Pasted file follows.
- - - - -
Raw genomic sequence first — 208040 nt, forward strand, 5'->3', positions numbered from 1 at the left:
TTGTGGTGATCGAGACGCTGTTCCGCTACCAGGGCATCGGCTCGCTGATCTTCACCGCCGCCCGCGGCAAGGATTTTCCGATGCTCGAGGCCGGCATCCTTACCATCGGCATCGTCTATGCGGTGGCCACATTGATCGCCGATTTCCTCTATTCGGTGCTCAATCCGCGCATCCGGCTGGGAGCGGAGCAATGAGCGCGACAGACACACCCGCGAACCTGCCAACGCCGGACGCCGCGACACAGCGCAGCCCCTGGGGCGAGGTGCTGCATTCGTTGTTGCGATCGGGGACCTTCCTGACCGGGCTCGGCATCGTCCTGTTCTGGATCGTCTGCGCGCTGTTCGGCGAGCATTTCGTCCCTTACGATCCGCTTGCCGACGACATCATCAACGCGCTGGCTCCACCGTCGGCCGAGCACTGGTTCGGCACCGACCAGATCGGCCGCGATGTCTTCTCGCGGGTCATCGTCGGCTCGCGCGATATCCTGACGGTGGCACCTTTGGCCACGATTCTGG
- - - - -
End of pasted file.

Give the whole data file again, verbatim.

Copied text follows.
Raw genomic sequence first — 208040 nt, forward strand, 5'->3', positions numbered from 1 at the left:
TTGTGGTGATCGAGACGCTGTTCCGCTACCAGGGCATCGGCTCGCTGATCTTCACCGCCGCCCGCGGCAAGGATTTTCCGATGCTCGAGGCCGGCATCCTTACCATCGGCATCGTCTATGCGGTGGCCACATTGATCGCCGATTTCCTCTATTCGGTGCTCAATCCGCGCATCCGGCTGGGAGCGGAGCAATGAGCGCGACAGACACACCCGCGAACCTGCCAACGCCGGACGCCGCGACACAGCGCAGCCCCTGGGGCGAGGTGCTGCATTCGTTGTTGCGATCGGGGACCTTCCTGACCGGGCTCGGCATCGTCCTGTTCTGGATCGTCTGCGCGCTGTTCGGCGAGCATTTCGTCCCTTACGATCCGCTTGCCGACGACATCATCAACGCGCTGGCTCCACCGTCGGCCGAGCACTGGTTCGGCACCGACCAGATCGGCCGCGATGTCTTCTCGCGGGTCATCGTCGGCTCGCGCGATATCCTGACGGTGGCACCTTTGGCCACGATTCTGG